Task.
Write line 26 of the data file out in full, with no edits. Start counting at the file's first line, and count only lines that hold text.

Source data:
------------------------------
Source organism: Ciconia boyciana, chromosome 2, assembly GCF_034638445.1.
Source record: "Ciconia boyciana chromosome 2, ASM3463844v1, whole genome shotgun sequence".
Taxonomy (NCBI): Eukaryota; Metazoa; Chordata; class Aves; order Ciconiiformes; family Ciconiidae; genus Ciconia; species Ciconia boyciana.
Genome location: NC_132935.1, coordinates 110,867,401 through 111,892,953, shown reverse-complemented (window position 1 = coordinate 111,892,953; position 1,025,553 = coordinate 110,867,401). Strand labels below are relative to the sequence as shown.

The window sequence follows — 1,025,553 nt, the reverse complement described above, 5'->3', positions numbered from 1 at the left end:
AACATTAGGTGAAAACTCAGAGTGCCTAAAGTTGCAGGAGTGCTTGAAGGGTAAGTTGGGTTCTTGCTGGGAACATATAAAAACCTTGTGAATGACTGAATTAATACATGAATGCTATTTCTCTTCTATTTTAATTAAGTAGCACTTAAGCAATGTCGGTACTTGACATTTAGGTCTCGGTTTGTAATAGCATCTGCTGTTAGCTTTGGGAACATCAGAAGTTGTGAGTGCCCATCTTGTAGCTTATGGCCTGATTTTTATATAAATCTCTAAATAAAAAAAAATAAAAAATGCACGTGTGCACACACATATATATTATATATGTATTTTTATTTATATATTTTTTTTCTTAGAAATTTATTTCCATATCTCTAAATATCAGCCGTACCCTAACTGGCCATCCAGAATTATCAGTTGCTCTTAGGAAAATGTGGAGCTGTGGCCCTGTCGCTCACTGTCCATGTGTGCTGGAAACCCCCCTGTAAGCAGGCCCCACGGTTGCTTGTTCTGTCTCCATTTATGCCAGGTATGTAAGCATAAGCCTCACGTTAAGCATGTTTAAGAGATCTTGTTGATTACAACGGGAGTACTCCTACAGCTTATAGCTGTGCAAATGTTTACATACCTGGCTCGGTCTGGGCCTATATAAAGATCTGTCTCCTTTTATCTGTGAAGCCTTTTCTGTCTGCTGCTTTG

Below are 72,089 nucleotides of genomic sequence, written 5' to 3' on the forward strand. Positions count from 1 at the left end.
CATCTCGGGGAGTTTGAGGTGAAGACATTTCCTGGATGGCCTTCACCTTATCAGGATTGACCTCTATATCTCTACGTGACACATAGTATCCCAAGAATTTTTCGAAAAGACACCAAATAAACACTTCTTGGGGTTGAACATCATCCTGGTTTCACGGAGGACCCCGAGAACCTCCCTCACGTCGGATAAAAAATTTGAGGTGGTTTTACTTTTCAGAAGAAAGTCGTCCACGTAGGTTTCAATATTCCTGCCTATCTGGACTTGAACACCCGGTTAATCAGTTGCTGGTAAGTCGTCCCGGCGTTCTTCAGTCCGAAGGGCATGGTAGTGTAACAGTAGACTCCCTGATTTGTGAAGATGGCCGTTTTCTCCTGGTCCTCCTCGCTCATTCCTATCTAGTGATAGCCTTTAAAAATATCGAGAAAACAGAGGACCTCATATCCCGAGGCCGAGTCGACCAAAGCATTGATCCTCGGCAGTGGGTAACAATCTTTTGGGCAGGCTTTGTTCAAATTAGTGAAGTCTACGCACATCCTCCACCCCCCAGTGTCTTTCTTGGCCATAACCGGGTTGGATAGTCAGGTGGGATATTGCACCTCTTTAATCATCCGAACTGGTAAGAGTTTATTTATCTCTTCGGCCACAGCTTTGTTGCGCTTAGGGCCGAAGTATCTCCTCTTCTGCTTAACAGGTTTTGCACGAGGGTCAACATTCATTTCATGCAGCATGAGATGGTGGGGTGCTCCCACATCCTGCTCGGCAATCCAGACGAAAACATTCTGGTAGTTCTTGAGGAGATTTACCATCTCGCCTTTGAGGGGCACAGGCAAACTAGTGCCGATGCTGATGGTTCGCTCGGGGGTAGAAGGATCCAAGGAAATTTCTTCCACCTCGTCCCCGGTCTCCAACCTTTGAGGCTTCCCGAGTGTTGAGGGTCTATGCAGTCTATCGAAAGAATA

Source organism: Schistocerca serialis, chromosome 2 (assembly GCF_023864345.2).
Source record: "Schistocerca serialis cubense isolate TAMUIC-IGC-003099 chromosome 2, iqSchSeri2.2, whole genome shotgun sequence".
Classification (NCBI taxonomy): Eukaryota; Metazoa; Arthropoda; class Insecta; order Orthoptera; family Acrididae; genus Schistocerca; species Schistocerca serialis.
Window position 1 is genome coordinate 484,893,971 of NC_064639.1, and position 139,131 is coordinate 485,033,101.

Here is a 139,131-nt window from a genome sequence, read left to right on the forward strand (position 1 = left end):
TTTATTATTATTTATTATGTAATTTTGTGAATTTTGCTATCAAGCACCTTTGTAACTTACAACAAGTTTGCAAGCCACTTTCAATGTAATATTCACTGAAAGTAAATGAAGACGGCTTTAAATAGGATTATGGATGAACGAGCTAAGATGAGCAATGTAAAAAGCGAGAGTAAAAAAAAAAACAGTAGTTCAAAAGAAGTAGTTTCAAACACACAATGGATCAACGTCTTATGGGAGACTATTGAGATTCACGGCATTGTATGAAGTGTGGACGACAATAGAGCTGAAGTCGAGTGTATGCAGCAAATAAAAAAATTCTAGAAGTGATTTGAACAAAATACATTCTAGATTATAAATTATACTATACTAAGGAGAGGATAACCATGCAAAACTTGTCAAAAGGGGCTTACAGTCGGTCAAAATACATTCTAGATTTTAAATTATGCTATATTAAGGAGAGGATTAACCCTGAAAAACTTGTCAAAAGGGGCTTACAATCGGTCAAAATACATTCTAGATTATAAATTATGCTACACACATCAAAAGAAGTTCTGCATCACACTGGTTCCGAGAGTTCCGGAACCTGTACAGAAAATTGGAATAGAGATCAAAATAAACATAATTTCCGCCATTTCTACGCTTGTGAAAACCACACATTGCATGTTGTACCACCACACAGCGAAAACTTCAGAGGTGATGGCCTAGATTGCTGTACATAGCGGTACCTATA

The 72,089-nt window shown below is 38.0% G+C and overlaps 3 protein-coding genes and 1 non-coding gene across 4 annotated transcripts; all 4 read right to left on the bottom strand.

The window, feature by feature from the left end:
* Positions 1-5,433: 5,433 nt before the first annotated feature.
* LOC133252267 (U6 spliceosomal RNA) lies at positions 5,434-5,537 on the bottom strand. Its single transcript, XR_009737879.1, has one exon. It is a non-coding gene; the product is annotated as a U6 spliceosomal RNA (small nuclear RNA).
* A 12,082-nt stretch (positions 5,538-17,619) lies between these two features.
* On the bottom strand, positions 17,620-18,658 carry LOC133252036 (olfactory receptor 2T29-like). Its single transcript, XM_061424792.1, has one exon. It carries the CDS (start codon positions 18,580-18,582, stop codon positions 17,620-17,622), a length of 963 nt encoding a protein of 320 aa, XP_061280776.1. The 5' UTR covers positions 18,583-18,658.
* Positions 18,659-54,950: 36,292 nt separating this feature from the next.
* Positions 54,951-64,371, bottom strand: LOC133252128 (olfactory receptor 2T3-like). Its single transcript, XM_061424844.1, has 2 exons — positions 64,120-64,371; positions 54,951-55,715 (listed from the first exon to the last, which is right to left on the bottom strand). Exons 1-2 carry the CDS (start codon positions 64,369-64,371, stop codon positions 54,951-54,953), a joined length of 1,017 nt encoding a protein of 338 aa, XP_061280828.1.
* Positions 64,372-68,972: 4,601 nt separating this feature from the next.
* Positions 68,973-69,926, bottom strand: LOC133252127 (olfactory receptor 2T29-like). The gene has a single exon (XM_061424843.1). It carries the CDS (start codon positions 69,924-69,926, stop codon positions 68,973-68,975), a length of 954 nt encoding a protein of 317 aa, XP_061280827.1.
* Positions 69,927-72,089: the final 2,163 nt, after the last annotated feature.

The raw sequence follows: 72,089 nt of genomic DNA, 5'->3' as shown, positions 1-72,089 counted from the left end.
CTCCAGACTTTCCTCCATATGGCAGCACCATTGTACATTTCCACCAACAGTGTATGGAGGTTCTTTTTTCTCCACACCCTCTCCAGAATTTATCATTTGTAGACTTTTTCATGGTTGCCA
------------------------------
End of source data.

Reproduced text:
The raw sequence follows: 72,089 nt of genomic DNA, 5'->3' as shown, positions 1-72,089 counted from the left end.